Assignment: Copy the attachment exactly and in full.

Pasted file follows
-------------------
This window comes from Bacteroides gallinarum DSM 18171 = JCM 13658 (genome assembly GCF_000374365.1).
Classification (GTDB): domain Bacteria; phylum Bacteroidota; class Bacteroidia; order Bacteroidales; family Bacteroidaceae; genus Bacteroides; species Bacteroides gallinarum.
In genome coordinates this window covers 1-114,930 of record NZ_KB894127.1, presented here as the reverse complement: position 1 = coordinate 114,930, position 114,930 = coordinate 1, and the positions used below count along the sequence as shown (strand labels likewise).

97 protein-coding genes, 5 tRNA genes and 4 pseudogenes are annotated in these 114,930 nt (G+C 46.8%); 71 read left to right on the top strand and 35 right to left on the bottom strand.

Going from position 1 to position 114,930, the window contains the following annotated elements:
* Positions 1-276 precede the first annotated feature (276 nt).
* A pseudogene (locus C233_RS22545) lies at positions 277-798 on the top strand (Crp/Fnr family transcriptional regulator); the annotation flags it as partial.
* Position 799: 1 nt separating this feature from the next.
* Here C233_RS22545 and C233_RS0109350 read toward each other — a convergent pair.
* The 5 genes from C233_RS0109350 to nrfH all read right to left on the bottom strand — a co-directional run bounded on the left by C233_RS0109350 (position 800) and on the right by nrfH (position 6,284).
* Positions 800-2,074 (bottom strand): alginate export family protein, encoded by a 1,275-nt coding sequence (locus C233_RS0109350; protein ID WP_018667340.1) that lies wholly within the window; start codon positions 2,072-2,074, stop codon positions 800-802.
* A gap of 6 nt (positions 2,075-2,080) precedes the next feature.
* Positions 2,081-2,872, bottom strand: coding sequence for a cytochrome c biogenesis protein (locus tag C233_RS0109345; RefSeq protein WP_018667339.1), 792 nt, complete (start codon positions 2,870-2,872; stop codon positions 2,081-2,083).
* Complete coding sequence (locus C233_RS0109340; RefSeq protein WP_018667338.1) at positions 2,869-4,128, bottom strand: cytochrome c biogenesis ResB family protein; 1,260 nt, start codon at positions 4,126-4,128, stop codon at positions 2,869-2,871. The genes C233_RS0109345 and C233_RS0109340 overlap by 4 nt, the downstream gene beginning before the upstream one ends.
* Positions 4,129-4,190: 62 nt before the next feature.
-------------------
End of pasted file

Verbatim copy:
This window comes from Bacteroides gallinarum DSM 18171 = JCM 13658 (genome assembly GCF_000374365.1).
Classification (GTDB): domain Bacteria; phylum Bacteroidota; class Bacteroidia; order Bacteroidales; family Bacteroidaceae; genus Bacteroides; species Bacteroides gallinarum.
In genome coordinates this window covers 1-114,930 of record NZ_KB894127.1, presented here as the reverse complement: position 1 = coordinate 114,930, position 114,930 = coordinate 1, and the positions used below count along the sequence as shown (strand labels likewise).

97 protein-coding genes, 5 tRNA genes and 4 pseudogenes are annotated in these 114,930 nt (G+C 46.8%); 71 read left to right on the top strand and 35 right to left on the bottom strand.

Going from position 1 to position 114,930, the window contains the following annotated elements:
* Positions 1-276 precede the first annotated feature (276 nt).
* A pseudogene (locus C233_RS22545) lies at positions 277-798 on the top strand (Crp/Fnr family transcriptional regulator); the annotation flags it as partial.
* Position 799: 1 nt separating this feature from the next.
* Here C233_RS22545 and C233_RS0109350 read toward each other — a convergent pair.
* The 5 genes from C233_RS0109350 to nrfH all read right to left on the bottom strand — a co-directional run bounded on the left by C233_RS0109350 (position 800) and on the right by nrfH (position 6,284).
* Positions 800-2,074 (bottom strand): alginate export family protein, encoded by a 1,275-nt coding sequence (locus C233_RS0109350; protein ID WP_018667340.1) that lies wholly within the window; start codon positions 2,072-2,074, stop codon positions 800-802.
* A gap of 6 nt (positions 2,075-2,080) precedes the next feature.
* Positions 2,081-2,872, bottom strand: coding sequence for a cytochrome c biogenesis protein (locus tag C233_RS0109345; RefSeq protein WP_018667339.1), 792 nt, complete (start codon positions 2,870-2,872; stop codon positions 2,081-2,083).
* Complete coding sequence (locus C233_RS0109340; RefSeq protein WP_018667338.1) at positions 2,869-4,128, bottom strand: cytochrome c biogenesis ResB family protein; 1,260 nt, start codon at positions 4,126-4,128, stop codon at positions 2,869-2,871. The genes C233_RS0109345 and C233_RS0109340 overlap by 4 nt, the downstream gene beginning before the upstream one ends.
* Positions 4,129-4,190: 62 nt before the next feature.